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MSE News: Millions to repay tax after HMRC errors

edited 30 November -1 at 1:00AM in Cutting Tax
17 replies 4.3K views
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  • Game_OverGame_Over Forumite
    119 posts
    chrismac1 wrote: »
    Aquamania,

    I have never before processed a tax code which was not on a P6. But the system is in meltdown. Also, I am filing these codes every month via RTI so HMRC get an opportunity every month to raise this issue. There is no point in me giving someone an extra £6k in tax-free pay, only to have HMRC hound the guy in 2 years' time for the underpayment of tax.

    RTI is real-time information only for the people submitting it. For HMRC it is "same old same old" muck-ups and taking years to process the stuff properly.

    Irrespective of your well meant intentions, and with respect, it is not your role as employer to decide how much tax your employees should be paying, except in strict accordance with the information provided to you by HMRC.
    As Aquamania says, employers are not given any breakdown of the tax code they are told to use by HMRC for each employee.

    Acting other than in accordance with the direction given by HMRC (no matter whether you believe them to be in melt-down or otherwise) could leave you open to either an allegation of illegal deduction from the employees wages or leave you as employer liable for any shortcomings in tax paid as the case may be.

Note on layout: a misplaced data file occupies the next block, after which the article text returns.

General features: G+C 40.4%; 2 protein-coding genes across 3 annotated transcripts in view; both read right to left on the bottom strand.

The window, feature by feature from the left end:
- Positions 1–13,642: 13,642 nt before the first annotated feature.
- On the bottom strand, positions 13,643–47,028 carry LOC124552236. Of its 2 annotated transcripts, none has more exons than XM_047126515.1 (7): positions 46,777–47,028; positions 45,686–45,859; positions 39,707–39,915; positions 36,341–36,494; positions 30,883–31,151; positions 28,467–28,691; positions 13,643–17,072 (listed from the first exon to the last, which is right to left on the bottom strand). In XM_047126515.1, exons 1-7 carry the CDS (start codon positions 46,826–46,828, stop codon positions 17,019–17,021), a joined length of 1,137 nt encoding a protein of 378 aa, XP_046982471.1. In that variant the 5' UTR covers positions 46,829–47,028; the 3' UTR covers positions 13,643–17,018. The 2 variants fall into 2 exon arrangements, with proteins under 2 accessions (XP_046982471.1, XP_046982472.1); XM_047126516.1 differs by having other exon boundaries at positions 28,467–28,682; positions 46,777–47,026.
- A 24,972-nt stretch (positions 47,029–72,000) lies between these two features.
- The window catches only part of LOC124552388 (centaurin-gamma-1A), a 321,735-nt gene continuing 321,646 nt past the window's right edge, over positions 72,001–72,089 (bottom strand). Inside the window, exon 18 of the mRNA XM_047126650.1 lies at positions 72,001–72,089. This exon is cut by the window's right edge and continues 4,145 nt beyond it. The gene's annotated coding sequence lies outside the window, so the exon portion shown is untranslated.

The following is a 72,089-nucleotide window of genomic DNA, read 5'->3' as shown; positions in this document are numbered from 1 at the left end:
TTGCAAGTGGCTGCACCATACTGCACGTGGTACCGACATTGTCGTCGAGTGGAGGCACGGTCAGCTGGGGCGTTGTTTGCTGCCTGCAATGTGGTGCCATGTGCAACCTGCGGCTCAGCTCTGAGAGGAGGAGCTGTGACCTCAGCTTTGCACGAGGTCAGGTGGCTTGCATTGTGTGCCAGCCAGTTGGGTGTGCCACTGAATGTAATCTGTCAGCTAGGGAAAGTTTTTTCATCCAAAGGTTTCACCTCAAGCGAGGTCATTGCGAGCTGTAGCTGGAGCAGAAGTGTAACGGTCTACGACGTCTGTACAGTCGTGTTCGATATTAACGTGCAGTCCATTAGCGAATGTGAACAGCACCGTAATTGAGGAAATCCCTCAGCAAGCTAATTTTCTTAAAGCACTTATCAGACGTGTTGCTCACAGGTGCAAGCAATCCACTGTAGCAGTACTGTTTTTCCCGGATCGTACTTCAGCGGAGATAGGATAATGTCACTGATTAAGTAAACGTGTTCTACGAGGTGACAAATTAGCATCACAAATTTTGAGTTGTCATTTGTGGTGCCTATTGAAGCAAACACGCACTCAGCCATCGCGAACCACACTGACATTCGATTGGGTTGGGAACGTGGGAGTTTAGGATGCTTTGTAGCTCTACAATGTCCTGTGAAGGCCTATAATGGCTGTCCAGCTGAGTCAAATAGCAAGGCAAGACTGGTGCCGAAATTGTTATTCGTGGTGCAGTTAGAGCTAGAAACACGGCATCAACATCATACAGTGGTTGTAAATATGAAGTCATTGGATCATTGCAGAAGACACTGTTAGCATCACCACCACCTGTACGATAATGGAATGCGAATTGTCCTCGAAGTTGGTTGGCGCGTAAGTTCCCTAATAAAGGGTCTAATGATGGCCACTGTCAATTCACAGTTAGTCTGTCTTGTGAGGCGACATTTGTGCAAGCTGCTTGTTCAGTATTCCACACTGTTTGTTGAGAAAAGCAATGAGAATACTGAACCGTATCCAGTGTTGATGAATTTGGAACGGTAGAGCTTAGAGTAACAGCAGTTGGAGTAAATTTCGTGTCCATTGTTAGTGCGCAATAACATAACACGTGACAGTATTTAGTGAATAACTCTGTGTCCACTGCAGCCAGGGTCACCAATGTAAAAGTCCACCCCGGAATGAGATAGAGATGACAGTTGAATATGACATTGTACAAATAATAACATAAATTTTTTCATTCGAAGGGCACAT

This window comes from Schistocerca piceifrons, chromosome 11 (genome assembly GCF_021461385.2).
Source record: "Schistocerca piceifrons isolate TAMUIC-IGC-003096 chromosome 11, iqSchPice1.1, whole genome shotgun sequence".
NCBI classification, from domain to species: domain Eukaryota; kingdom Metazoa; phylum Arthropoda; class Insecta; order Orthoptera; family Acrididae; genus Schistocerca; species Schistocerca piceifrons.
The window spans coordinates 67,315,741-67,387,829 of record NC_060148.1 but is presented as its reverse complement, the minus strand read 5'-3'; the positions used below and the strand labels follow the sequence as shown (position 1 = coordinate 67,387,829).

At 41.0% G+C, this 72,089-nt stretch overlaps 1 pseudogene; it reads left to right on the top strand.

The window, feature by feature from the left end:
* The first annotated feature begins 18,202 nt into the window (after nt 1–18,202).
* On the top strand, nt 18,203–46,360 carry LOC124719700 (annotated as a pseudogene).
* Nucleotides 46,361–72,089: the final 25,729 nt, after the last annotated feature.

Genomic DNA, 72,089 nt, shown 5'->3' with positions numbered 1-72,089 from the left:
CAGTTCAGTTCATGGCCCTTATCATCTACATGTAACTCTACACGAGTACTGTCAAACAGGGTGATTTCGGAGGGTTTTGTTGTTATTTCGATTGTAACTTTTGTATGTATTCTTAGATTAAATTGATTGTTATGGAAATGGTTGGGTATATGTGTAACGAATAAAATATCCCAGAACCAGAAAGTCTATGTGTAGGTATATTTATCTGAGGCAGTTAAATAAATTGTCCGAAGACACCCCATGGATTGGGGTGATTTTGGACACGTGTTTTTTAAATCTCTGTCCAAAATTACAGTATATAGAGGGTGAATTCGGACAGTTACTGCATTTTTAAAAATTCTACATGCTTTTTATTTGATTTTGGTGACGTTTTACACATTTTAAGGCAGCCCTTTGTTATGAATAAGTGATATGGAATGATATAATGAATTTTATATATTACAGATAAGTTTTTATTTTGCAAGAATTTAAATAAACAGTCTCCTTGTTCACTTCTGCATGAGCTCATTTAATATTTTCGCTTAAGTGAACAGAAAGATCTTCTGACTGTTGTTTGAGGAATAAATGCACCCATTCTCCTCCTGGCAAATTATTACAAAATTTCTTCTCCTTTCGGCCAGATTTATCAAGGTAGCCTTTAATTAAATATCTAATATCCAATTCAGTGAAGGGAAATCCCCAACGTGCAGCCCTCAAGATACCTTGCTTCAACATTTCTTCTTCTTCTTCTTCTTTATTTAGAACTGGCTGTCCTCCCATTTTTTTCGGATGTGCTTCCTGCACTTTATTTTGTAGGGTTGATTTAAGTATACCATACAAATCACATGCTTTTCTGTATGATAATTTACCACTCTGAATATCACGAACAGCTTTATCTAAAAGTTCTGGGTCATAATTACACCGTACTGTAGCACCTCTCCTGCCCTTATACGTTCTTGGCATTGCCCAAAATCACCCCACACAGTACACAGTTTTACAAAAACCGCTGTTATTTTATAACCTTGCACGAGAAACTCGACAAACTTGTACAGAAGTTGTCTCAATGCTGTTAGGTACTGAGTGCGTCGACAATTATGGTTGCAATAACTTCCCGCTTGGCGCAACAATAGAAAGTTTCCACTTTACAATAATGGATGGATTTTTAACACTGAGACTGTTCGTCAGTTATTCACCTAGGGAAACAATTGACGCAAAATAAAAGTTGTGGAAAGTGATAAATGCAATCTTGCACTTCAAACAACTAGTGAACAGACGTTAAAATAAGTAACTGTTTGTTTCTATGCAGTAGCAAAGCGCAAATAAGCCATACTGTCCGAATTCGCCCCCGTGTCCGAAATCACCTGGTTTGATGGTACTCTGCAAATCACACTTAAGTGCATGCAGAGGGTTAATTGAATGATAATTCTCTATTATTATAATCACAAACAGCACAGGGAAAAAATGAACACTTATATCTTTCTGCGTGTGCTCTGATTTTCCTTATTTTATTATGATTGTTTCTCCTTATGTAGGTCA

If you want to assist your employee, and feel certain they are underpaying tax, and your employee agrees with your assessment, then why not suggest paying the money that you think should be being paid to HMRC into a separate savings account in the name of the employee, so that if a tax demand does eventually arrive, the employee has the money available. At least that way, the employee will benefit from any interest earned on the money in the meantime ... and more importantly does not leave you as employer open to possible allegations of mal-practice.
  • chrismac1chrismac1 Forumite
    2.6K posts
    I'm an accountant not the employer. With all respect, you seem to have no clue just how bad the situation is. I've discussed this on the phone with HMRC staff on a recorded telephone and they are fine with it.

    These tax codes are so wrong a blind man could see they are wrong, so long as the blind man was not working for HMRC's IT department.
    Hideous Muddles from Right Charlies
  • chrismac1chrismac1 Forumite
    2.6K posts